Some time ago a Polish musician, Adam “Nergal” Darski get involved in an episode that highlights the contemporary crisis of secularism. Nergal is a well known musician in his homeland and leads a rock band called Behemoth. That’s right, his music is known at the music scene as death metal, a song with strong criticism. His performances fills live houses with fans from around the world to hear their music and watch the theatrical band performance. The song is sing in English and those who hear the guttural vocals and watch the band’s performance, often associated artists to some Satanist cult or something like that. Nergal was accused of blasphemy in Poland and therefore can respond criminally! Why? The musician tore a Bible during a concert as part of his performance and declared that the Catholic church has “the most murderous cult on the planet“.
During the Middle Ages, many people were sentenced to death for the crime of heresy. As apologetics of Catholic church likes to say, the church never killed a single scientist. Just condemned for heresy, circumstantially, that was a crime punishable by death and the State should execute the sentence. Is really circumstantial the habit maintained by the Catholic Church to punish opponents of its liturgy? Someone might think that the attitude of Nergal, perhaps, was deserving punishment. However, we stop to think whether criticism is, indeed, a social aggression? or is it the only freedom of speech that we still have?
Looking at the situation from a more coherent point of view, I would say that cannot be defamation or slander to say that the U.S. government killed, at least, some hundreds of innocents in Vietnam (my point is confirmed by Chomsky in yours bright Reasons of State). Absolutly, cannot be a crime to say that a murderer has killed people. But the crime of Nergal was not slander or defamation, was blasphemy! That, in the view of Catholic church, is worse than any genocide recorded by history.
We’re in serious danger of going back to the Middle Ages, which not incidentally was known as the dark ages. The hand of the church interfering in decisions of State can only generate darkness. Interestingly, our conversation began talking about the artwork of Nergal in Behemoth, which seems to have something to do with darkness. Some priests have even called Nergal of Satanist. The pressure generated by the religious speech and groups of mobilized Christians caused the Nergal output of a television program where the musician participated as a juror. The TV corporation itself has come to recognize the talent and skill of the artist for the job, but had no alternative but to dismiss the musician. For the TV was not a difficult choice to choose between a qualified artist or an audience.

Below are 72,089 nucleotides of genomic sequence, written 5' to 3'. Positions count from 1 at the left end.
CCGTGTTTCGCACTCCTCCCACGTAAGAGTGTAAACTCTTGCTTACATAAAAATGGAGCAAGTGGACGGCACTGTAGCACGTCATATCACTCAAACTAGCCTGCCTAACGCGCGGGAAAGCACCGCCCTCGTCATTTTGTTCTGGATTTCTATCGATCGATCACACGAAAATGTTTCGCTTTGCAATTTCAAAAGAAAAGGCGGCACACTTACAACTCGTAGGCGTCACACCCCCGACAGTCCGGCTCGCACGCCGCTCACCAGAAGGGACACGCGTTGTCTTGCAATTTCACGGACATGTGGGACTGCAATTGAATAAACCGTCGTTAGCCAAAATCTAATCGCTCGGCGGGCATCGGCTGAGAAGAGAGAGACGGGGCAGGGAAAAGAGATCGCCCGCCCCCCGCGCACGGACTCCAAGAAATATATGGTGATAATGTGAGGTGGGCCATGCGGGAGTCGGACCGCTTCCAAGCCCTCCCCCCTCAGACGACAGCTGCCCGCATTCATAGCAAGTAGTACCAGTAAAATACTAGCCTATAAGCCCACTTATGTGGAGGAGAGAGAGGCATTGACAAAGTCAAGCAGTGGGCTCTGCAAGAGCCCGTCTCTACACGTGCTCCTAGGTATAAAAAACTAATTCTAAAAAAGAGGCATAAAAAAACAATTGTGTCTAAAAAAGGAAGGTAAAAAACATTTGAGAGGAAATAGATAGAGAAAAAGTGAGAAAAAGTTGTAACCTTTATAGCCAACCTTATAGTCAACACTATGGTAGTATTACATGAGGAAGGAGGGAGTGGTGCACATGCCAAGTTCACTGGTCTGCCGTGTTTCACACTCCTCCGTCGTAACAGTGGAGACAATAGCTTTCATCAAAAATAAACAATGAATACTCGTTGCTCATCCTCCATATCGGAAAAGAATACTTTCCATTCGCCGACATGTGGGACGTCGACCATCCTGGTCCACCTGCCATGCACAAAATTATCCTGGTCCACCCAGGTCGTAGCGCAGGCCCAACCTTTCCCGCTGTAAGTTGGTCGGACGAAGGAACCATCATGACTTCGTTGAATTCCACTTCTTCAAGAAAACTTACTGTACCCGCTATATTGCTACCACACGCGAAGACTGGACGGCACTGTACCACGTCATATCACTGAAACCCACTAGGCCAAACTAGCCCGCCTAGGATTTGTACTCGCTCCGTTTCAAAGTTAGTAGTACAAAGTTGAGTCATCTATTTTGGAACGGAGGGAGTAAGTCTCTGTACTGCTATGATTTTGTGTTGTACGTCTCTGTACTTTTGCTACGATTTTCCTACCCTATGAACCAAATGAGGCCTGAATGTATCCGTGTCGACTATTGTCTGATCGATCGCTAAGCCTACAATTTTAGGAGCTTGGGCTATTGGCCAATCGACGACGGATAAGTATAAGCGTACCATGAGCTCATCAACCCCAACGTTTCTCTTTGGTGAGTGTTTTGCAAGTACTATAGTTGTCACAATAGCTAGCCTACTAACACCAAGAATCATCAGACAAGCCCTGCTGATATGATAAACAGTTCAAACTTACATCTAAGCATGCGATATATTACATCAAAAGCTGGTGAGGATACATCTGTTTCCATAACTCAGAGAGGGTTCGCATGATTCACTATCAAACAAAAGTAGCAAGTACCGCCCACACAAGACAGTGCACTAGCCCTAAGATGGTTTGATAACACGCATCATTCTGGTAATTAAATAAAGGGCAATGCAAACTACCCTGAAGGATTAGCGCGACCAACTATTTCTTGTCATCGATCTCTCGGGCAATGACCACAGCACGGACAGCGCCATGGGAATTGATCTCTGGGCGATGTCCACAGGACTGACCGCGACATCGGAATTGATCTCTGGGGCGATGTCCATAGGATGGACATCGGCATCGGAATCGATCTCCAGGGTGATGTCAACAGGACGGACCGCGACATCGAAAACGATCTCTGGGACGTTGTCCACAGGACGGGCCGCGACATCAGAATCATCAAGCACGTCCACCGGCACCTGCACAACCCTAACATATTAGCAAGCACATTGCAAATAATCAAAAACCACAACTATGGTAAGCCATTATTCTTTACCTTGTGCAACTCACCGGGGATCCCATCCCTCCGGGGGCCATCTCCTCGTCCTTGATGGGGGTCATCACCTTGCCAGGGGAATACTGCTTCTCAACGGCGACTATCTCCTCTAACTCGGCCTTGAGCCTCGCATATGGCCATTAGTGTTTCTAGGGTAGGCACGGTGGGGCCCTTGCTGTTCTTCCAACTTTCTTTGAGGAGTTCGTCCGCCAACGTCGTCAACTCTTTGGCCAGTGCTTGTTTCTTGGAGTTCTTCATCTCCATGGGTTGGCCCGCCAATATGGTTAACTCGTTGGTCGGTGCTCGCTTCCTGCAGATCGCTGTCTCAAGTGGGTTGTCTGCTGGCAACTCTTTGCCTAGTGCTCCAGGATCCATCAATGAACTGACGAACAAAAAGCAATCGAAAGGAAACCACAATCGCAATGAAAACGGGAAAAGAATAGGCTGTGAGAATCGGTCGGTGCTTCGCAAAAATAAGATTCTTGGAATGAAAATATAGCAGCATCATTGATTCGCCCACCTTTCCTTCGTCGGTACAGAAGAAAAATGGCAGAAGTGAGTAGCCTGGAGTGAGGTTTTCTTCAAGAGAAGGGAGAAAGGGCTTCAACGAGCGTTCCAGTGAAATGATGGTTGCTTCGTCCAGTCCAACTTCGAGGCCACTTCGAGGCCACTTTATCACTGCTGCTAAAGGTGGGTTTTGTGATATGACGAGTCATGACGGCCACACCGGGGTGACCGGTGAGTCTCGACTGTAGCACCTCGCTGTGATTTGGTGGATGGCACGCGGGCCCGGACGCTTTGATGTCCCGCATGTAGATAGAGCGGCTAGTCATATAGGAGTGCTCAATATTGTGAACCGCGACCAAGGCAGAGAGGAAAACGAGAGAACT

The criticism grew and the representatives of the Catholic Church accused Nergal to apologize to the Devil and that his presence on TV channels would have serious consequences on the decency and religious morality. When Nergal performed the actions that triggered all these events he was between four walls, surrounded by a public that rejected any religious belief in the first place. How could they be influenced?
Nergal published a book entitled “Sacrum Profanum.” In that work, a clear view about the myths and the role of religion in society is presented by the musician.
“Man created ‘God’. We gave ‘Him’ human characteristics and personified ‘Him’. Then the kneled before his own creation as if he took out from himself everything all that is great, creative and good, and put it on pedestal. Then man looked at himself as if he was something worse and weak. Why? I don’t know. What I know is that by adopting creative and expansive attitude toward the world, each of us can accomplish our divine element. We can do that without help from any figures hanging on the wall and without any prayers to idols or golden calves. I don’t force anyone to agree with my views. I don’t mind if people are defying me for them, negating them or debating. This is the essence of freedom. The essence which is killed by the ‘revealed truth’ in the name of which the whole cultures are eliminated. When I’m attacked by Christians, I proudly respond: “Your God was nailed to the cross; mine has a hammer in his hand. Draw your own conclusions”. I just effectively fight the illness, regardless if it’s cancer or religion. (NERGAL, 2012)”
The view of Nergal and critical message that his art carries is very clear. It has absolutely nothing to do with Satanism or any other form of mysticism. In fact, his vision is very reminiscent of the German philosopher Ludwig Feuerbach (1804-1872), who argued that God is a creation of human narcissism. In the end, what one see is State and society ceding to church pressure. The church has used all its weapons to not have their power decreased, which includes silence opponents.
Este texto também foi publicado pelo site da Sociedade Racionalista.
This work by Alison Felipe Alencar Chaves is licensed under a Creative Commons Attribution-NonCommercial-NoDerivs 3.0 Unported License.